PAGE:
Namesake Minerals #7

This week’s post is about a trio of minerals named after the cyclops sons of Uranus. Argesite, brontesite and steropesite are found at La Fossa Crater on Vulcano Island and they are also new minerals – the oldest one was discovered only seven years ago.

argesite

Argesite from La Fossa Crater, Vulcano Island, Sicily, Italy (image by Enrico Bonacina from mindat.com)

Quick facts:

  • Halide mineral
  • Found in ~250°C intracrater fumaroles on pyroclastic breccia
  • Type locality: La Fossa Crater, Vulcano Island, Sicily, Italy
  • Formula: (NH4)7Bi3Cl16
  • Crystal system: Trigonal
  • Hardness: Undetermined
  • Density: 2.881g/cm3
argesite zoomed

Magnified argesite from La Fossa Crater, Vulcano Island, Sicily, Italy (image by Francesco Demartin from rruff.info)

Argesite forms pale yellow crystals that can grow up to 0.15mm long. It’s commonly associated with adranosite, brontesite, demicheleite and panichiite. It was named in 2011 after Arges.

 

 

 

 

 

brontesite

Brontesite from La Fossa Crater, Vulcano Island, Sicily, Italy (image by Stephan Wolfsried from mindat.com)

Quick facts:

  • Halide mineral
  • Found in ~250°C intracrater fumaroles on pyroclastic breccia
  • Type locality: La Fossa Crater, Vulcano Island, Sicily, Italy
  • Formula: (NH4)3PbCl5
  • Crystal system: Orthorhombic
  • Hardness: Undetermined
  • Density: 2.721g/cm3
brontesite-magnified

Magnified brontesite from La Fossa Crater, Vulcano Island, Sicily, Italy (image by Italo Campostrini from mindat.com)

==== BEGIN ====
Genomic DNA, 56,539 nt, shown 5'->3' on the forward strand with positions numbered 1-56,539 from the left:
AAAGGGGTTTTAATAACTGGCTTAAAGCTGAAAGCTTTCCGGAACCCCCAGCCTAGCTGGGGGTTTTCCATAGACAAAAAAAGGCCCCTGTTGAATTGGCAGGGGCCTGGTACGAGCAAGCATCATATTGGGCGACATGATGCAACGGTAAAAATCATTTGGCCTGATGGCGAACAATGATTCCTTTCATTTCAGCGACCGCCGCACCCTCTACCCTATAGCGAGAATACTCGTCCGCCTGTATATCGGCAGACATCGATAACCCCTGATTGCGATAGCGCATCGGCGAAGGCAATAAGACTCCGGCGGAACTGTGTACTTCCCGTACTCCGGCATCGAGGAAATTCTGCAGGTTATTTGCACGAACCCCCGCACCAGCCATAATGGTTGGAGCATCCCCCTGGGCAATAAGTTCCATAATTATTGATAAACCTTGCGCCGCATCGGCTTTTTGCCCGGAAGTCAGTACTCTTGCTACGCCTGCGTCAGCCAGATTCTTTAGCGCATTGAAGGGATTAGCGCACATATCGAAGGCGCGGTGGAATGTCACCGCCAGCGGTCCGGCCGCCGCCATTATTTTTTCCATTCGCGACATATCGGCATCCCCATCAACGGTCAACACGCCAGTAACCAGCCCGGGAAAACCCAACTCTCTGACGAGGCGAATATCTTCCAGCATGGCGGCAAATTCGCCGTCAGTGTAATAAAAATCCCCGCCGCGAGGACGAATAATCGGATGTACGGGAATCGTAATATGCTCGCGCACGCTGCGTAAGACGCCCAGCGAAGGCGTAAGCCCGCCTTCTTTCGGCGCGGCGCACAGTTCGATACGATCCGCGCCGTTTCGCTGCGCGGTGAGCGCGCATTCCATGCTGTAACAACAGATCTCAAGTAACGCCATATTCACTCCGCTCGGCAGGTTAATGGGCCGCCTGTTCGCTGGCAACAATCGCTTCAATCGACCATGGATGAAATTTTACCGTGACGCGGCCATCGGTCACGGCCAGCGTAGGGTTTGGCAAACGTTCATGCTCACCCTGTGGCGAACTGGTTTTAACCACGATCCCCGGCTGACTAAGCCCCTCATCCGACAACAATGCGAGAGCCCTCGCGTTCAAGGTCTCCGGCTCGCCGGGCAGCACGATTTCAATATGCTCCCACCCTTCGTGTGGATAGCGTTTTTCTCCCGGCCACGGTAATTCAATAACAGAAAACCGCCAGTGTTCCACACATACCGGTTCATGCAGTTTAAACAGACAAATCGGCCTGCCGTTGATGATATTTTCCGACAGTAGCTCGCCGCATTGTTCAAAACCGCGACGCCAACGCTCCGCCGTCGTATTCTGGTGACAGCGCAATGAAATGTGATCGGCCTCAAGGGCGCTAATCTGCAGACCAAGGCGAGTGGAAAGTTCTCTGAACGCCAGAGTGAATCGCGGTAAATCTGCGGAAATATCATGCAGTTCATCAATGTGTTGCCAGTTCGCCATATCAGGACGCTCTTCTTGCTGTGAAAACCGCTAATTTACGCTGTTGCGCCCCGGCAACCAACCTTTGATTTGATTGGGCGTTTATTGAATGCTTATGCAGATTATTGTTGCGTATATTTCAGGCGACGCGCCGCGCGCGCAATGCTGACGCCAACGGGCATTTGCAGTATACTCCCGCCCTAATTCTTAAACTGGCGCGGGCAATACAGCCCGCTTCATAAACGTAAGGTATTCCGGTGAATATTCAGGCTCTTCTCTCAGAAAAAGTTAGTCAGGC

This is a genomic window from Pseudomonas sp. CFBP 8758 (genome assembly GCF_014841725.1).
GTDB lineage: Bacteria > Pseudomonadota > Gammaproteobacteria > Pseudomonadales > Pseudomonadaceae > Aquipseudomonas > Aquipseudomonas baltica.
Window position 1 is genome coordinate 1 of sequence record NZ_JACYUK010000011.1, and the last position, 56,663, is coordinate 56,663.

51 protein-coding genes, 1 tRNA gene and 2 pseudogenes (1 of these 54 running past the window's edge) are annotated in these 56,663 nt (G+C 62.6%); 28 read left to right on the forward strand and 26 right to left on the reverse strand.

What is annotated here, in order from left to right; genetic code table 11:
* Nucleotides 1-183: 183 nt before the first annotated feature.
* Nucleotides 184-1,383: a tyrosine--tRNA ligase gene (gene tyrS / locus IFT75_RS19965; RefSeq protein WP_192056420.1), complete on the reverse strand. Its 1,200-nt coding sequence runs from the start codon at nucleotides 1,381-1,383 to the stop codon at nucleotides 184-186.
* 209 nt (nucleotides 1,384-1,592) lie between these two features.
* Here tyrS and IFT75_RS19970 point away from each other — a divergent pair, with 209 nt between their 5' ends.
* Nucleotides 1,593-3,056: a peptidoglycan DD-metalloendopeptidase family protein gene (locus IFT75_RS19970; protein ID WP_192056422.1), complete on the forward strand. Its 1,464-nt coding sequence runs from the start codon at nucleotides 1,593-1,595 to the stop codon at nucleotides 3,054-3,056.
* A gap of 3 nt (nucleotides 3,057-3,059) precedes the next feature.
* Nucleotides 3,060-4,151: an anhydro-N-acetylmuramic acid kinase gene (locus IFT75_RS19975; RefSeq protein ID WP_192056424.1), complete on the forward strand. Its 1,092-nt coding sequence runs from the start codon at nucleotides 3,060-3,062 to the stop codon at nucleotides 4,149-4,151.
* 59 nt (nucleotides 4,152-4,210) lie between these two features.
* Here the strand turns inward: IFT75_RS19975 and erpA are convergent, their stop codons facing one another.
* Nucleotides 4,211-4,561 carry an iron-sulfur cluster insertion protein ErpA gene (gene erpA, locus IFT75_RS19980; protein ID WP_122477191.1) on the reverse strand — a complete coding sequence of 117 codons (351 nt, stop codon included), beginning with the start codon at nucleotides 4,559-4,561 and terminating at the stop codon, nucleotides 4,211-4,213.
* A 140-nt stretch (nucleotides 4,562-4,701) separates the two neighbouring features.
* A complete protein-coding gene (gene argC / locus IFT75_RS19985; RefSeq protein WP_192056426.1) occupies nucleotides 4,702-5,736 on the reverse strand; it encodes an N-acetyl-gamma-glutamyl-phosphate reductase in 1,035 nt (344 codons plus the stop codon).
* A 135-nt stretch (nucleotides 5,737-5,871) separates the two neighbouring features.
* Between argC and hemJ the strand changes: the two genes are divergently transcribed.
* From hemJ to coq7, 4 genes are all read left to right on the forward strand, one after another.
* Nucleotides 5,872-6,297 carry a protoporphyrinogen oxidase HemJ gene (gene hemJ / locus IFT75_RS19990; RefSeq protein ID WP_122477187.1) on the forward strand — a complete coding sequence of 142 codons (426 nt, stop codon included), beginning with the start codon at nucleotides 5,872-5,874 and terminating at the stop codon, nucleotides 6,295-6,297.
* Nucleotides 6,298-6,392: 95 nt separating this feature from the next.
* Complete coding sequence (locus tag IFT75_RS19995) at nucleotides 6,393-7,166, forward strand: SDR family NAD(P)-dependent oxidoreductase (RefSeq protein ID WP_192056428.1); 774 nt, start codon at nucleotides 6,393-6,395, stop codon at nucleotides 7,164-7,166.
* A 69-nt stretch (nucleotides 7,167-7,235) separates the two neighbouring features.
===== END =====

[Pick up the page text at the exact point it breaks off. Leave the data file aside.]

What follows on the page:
Brontesite consists of 0.1mm tabular crystals. It’s associated with bismuthinite, godovikovite, demicheleite and alunite. It was named in 2008 after Brontes.

 

 

 

 

 

OLYMPUS DIGITAL CAMERA

Steropesite from La Fossa Crater, Vulcano Island, Sicily, Italy (image by Enrico Bonacina from mindat.com)

Quick facts:

  • Halide mineral
  • Found near the crater of an active volcano at ~250°C
  • Type locality: La Fossa Crater, Vulcano Island, Sicily, Italy
  • Formula: Tl3BiCl6
  • Crystal system: Monoclinic
  • Hardness: Undetermined
  • Density: 5.737g/cm3

Steropesite forms 0.2mm pale yellow crystals. It was named in 2009 by Francesco DeMartin, Carlo Maria Gramaccioli and Italo Campostrini after Steropes.

cyclops

An Imperial Roman mosaic depicting the three cyclops at Hephaestus’ forge. From Bardo Museum, Tunis, Tunisia (image from theoi.com)

Arges, Brontes and Steropes – whose names mean bright, thunder and lightning respectively – were cyclops (one-eyed giants) and the sons of Uranus and Gaia. The three brothers were the assistants of Hephaestus who was an ancient fire god and blacksmith with a workshop on Vulcano Island.

Due to their immense strength and large stature, their names were associated with power. Unfortunately, Uranus feared their strength and locked them up in an abyssal dungeon called Tartarus. Cronus freed them after he usurped Uranus but he later returned them to Tartarus where they were guarded by a half-woman half-dragon creature called Campe. The brothers were freed by Zeus (Cronus’ son) and in return, they made him lightning bolts which were used to defeat Cronus.

The three brothers also made Poseidon’s trident, Artemis’ bow and arrows of moonlight and Hades’ helmet of darkness which was given to Perseus during his quest to kill Medusa. Despite the fact that they made a bow and arrows of sun rays for Apollo, he killed at least one of the brothers as vengeance for the death of his son Aesculapius.

 

References:
http://www.mindat.org/min-42369.html
http://www.mindat.org/min-39208.html
http://www.handbookofmineralogy.org/pdfs/brontesite.pdf
http://www.mindat.org/min-38692.html
https://en.wikipedia.org/wiki/Arges_(cyclops)
https://en.wikipedia.org/wiki/Cyclops
http://www.theoi.com/Titan/Kyklopes.html

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